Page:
This rather strange split analemmatic dial shows civil time. It has separate morning and afternoon dials with time marks for standard (blue) and daylight saving (red)time. Instead of the usual linear declination of dates made into a walkway on the meridian line, the split analemmatic dial has two analemmas, one for morning and one for afternoon with the yearly dates for standing on the analemma to correct solar time to civil time. As it turns out, the analemmas that are drawn are not "classic" analemmas but special curves where the position on each date is estimated as an average position to correct for all morning or afternoon hours. The only other such dial is at Longwood Gardens in PA. (NASS #328)
 
 
Vancouver British Columbia Canada Horizontal Dial 925
A delightful dial in a delightful setting, well worth the modest admission fee. It is an 18 inch patinated bronze disk mounted on an elegant white granite pedestal, with the hours adjusted to the time zone. The face is a finely crafted bas relief delineated in quarter hours, with the hours labeled using Roman numerals. The lower part of the dial shows the Arms of UBC, along with the leaves and flower spikes of a plant. In keeping with the medicinal purpose of a Physic Garden, the sculpted gnomon features a snake (a traditional symbol for a physician) entwined around a poison chalice (a traditional symbol for a pharmacist). A plaque on the pedestal dedicates the dial to Frank Ebenezer Buck, 1876 - 1970, UBC’s first Landscape Architect. The pedestal is from the 1920s, predating the dial, and was used elsewhere in the Botanical Gardens for their now-lost original sundial.
 
 
Victoria British Columbia Canada Horizontal Dial 924
A standard cast bronze sundial, 12 inches in diameter. It shows solar time with Roman numerals from V to VII with noon as XII. Also marked are the half and quarter hours. The hour lines and gnomon angle are correct for the latitude. The gnomon root is in the center of the circular casting in the center of the wind rose showing the cardinal directions.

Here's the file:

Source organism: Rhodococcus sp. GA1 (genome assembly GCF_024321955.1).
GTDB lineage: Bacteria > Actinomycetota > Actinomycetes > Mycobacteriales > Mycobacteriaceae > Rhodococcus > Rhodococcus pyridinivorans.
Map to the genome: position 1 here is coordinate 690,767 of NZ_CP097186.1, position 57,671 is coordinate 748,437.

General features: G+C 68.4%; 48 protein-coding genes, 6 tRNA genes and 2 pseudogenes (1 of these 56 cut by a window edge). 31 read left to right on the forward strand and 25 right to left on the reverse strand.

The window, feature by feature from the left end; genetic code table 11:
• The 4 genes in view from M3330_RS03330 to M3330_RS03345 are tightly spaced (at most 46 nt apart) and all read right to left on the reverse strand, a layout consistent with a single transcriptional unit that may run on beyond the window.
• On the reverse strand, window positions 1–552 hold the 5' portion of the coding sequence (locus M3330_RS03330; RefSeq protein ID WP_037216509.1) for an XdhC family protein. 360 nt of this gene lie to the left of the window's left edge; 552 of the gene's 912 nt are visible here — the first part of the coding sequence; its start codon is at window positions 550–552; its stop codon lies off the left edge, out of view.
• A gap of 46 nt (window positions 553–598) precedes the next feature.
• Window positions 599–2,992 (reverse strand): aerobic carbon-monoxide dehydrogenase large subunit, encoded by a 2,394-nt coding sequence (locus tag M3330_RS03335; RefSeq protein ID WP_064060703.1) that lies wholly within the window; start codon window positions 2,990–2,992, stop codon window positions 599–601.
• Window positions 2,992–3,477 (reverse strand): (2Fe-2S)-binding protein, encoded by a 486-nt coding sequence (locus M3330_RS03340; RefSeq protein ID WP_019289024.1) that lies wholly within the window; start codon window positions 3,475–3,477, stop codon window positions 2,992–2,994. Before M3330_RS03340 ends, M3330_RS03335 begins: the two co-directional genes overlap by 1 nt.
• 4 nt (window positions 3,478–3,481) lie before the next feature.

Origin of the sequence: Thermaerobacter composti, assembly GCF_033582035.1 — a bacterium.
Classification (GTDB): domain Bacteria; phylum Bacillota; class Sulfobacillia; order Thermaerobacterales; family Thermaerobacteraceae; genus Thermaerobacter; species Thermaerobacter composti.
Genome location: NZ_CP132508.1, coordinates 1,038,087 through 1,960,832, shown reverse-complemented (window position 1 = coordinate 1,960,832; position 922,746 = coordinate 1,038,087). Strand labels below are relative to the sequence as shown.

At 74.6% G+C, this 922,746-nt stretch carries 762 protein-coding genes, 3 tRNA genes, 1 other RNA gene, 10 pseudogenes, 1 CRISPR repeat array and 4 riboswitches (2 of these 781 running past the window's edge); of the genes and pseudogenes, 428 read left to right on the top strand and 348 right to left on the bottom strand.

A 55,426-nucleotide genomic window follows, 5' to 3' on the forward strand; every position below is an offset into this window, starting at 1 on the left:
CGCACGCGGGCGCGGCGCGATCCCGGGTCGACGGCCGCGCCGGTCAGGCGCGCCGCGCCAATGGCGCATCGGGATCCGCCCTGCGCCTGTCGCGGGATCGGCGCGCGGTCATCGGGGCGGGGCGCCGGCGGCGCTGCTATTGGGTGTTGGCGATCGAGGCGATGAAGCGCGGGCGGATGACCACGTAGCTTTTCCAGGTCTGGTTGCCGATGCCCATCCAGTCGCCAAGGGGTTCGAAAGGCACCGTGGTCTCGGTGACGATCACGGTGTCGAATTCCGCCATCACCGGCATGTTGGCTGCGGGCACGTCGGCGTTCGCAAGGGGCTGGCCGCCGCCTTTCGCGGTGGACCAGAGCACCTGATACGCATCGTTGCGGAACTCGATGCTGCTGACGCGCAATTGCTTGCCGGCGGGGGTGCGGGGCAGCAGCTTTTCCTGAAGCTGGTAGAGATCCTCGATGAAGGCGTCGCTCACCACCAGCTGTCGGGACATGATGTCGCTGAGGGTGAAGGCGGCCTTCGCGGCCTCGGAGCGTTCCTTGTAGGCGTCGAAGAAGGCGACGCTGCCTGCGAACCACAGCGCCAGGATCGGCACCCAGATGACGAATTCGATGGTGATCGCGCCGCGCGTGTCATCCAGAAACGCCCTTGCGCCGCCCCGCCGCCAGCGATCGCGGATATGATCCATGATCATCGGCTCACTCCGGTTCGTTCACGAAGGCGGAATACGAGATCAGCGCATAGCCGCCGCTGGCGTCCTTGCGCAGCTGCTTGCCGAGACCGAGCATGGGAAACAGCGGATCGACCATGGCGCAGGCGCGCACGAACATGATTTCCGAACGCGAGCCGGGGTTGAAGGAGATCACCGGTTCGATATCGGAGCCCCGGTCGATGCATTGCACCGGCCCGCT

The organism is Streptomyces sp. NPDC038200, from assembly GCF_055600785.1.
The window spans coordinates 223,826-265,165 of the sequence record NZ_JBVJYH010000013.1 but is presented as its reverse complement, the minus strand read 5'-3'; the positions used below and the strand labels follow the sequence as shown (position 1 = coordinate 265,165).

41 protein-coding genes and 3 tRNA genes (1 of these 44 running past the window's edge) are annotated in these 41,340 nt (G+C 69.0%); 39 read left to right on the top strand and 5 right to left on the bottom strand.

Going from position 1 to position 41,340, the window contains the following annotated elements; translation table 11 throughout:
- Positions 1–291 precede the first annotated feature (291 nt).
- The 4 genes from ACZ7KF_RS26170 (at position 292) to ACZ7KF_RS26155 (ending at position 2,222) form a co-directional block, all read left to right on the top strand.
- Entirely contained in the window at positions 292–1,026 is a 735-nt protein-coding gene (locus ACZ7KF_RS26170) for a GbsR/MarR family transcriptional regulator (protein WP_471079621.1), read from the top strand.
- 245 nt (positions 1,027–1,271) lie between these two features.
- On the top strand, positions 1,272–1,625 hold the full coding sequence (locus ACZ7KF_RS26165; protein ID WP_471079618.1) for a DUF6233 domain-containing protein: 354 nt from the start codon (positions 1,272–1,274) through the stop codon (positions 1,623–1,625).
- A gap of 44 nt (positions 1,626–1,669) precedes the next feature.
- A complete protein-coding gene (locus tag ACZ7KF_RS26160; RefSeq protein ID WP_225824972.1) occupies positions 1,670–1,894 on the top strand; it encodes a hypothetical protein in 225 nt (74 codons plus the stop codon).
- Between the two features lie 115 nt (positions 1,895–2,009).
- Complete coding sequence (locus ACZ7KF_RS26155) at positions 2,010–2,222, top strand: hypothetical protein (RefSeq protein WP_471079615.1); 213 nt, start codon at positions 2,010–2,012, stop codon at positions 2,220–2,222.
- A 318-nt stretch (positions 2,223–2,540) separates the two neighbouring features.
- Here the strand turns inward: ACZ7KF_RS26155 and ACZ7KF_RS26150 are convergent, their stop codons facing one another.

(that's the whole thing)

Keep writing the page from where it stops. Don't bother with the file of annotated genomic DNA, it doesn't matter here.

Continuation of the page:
Lansing Michigan USA Vertical Dial 923
This is a vertical, east-declining sundial, 22 ft 6 in by 15 ft 10 in. The dial is constructed of 6061 aluminum alloy pieces electrostatically painted and bolted together,then mounted on a concrete block wall. The position of the gnomon, hour, solstice, and equinoctial lines are corrected for longitude to show time zone solar time. Stenciled hour line numbers are changed to display DST or EST at appropriate times of the year. Visitors can determine the correct time by referring to an Equation of Time display. During the year, the triangular gnomon tip casts its shadow on the declination lines of summer and winter solstices and equinoxes. This is the largest known vertical sundial in Michigan, and one of the largest in the United States.
 
 
Middletown Connecticut USA Vertical Dial 922
This 6 x 6 ft. bronze, vertical sundial faces directly south on the curved sandstone wall of the Observatory. This dial was fabricated of Muntz metal bronze that received a hot applied green patina to compliment the brown sandstone color of this 1916 university observatory. Because of its large size, the metal dial weighs 650 lb. The hour numbers and lines are raised and applied to the surface of the dial. The Roman hour numbers that surround the dial plate in a frame take their shape according to the hour angle. Declination lines of the solstices and equinox are marked by the triangular gnomon shadow tip. The dial includes a built in longitude correction to show solar time for the time zone meridian. On a nearby wall below the dial, a plaque features an analemmatic graph for the equation of time correction to get clock civil time.
 
 
Albuquerque New Mexico USA Vertical Dial 921
This painted vertical dial is 10 x 11 feet, covering a vast expanse of south facing wall. The dial has a strong New Mexico theme using bright colors, and many personal elements. There is a road runner, hot air balloon, a lunar footprint (centered at 2:18 (clock time) on July 20th 1969, the minute they landed). There is a red, white & blue star at the 11th hour of the 11th day of the 11th month for Veterans Day. In the night exposure of the sundial the star Polaris is just above the gnomon, as it should always be. All the little embedded details in the sundial are explained on the ‘Details’ tab of the website link below.
 
 
Vancouver British Columbia Canada Horizontal Dial 920